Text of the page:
Video review: Inmates attack correctional officers at Chicago jail
Staff shortages have impacted all agencies, but we cannot take shortcuts in high-liability areas
Maximum-security inmates are classified as the highest risk for a reason. These inmates have proven they will harm others without any remorse. Of course, all inmates pose a threat, however, maximum-security inmates pose an exceptional risk based on their documented disciplinary history.
In order to promote safety and security within maximum security, we must direct the movements of the inmates and control their routines 24 hours a day. Supervisors must ensure all officers assigned to maximum security are aware of the dangers that await them. Deviating from policies and procedures can cause complete disorder and confusion at any given moment.
In the video below you will see an attack in a maximum security section of the Cook County Jail that left one officer in the hospital and two others injured according to sheriff’s office reports. This incident occurred at 0340 hours during cell to cell meal pass.
After watching the video let’s review some general safety and training considerations.
Ratio of staff to inmates during meal distribution
Staff shortages have impacted all agencies, but we cannot take shortcuts in high-liability areas. Following your agency’s policy and procedure will help reduce risks. Here are some additional considerations:
- Never have only one officer on the floor during inmate meal distribution.
- If you are left alone to feed inmates, hold up feeding to call a supervisor for necessary assistance.
- Supervisors should step away from their normal duties to help out with inmate meal distribution when enough staff are not available or find another officer to assist.
- Never feed inmates until you are satisfied you have the manpower needed to safely complete the task.
In order to protect yourself and other officers from dangerous inmates during feeding time, follow these steps:
- Never open a cell door without a second officer present.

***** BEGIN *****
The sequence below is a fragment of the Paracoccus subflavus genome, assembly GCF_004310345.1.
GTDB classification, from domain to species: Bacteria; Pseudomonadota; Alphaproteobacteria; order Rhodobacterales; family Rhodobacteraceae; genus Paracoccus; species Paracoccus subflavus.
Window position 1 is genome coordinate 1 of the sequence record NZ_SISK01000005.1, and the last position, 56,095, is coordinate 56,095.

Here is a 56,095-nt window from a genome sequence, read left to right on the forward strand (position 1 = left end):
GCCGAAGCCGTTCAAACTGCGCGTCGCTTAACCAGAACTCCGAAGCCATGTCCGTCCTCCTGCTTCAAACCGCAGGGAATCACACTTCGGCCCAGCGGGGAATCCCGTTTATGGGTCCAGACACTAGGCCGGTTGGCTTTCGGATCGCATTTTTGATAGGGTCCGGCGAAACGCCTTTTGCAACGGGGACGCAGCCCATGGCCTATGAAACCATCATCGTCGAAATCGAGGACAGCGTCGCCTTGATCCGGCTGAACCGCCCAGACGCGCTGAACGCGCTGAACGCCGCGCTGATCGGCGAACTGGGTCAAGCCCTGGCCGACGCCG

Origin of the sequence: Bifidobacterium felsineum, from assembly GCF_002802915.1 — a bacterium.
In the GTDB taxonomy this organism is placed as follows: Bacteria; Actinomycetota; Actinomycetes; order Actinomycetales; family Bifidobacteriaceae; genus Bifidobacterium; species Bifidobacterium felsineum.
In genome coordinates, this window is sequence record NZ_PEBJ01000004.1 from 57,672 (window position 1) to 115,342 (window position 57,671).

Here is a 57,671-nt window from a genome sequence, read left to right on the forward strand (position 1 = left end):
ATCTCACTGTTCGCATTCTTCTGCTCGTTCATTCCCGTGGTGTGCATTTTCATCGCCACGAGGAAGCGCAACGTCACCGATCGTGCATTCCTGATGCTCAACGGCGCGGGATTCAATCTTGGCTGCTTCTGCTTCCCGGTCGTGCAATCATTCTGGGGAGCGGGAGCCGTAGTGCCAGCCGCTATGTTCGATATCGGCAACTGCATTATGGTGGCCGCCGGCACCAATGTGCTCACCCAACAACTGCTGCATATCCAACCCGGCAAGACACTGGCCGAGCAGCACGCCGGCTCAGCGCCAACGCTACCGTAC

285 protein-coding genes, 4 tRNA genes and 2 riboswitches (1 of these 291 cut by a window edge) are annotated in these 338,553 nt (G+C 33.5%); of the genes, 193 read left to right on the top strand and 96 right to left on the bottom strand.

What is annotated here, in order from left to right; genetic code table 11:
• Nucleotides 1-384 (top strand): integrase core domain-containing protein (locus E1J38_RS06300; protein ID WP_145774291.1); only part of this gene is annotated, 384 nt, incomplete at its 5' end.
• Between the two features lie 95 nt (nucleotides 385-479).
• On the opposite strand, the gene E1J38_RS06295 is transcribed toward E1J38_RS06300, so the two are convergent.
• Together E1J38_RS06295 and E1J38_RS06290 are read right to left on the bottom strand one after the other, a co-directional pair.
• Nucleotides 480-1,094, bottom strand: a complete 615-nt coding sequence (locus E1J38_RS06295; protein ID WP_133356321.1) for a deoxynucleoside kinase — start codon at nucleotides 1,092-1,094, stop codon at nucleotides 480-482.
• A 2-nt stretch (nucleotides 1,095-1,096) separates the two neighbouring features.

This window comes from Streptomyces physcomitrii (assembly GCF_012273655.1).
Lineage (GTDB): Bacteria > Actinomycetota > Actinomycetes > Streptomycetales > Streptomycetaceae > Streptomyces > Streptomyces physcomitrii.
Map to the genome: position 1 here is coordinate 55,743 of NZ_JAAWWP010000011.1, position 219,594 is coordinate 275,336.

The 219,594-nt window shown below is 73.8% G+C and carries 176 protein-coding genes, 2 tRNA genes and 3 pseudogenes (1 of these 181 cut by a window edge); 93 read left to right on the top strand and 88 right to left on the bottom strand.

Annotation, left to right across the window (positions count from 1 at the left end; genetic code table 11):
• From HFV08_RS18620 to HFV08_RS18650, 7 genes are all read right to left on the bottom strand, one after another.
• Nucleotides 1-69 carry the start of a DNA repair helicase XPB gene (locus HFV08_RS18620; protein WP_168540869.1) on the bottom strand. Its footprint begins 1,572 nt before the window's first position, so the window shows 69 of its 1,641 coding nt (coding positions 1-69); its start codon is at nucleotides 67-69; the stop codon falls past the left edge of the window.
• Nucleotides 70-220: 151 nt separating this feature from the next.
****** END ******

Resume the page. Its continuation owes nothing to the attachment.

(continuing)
- Ensure inmates stay in their cells.
- If a food port is available, do not open the cell door, use the food port.
- Do not allow inmates any favors or freedom to move about during door-to-door feeding.
- Ensure all loose articles such as brooms, mops and empty food trays are secure before you begin feeding as these are possible weapons.
- Turn all lights on during inmate meal distribution, as this allows you and your control room officer to see what is going on around you.
- Check all your safety equipment before inmate meal distribution:
- Ensure your radio works
- Ensure your keys are secure
- Ensure all lights are working
- Ensure your pepper spray is easy for you to access but not the inmates.
Your personal safety and the safety of your fellow officers come first so do not be coerced into working alone in a high-risk situation. Placing yourself or being placed in a dangerous situation will not help with staff shortages. Never be hesitant in calling for additional help before inmate meal distribution. Never become complacent and think you can handle things alone.
Responding to an officer’s call for help
If you are available to respond to an officer’s call for help, you need to move as quickly and safely as you can. If you totally ignore the call or “hide,” administrative discipline should be sanctioned. Here are some things to remember:
- The control room officer should always be on high alert and call for back-up the second he or she sees an officer is in trouble. The control room acts as a second set of eyes for correctional officers.
- A fellow officer is counting on you to be there in time of need, so respond as if it was you who called for help.
- When you arrive on the scene, quickly assess the situation, then move in to assist.
- Once at the scene, if an inmate runs past you, get that inmate and secure that inmate.
- Secure all inmates and get them locked down in a cell.
- Use the necessary force needed to stop an inmate from harming a fellow officer.
Besides experience on the floor, we must implement training scenarios; not just once a year but regularly on shift. A good supervisor will run unexpected drills with the announcement, “This is a drill.” Additional training scenarios should focus on:
- Fire drills
- Response drills for an officer who needs assistance
- Hostage drills
- Escape drills
- Evacuation drills
During the drills, response times should be recorded and an incident report written and submitted to upper management for training reviews.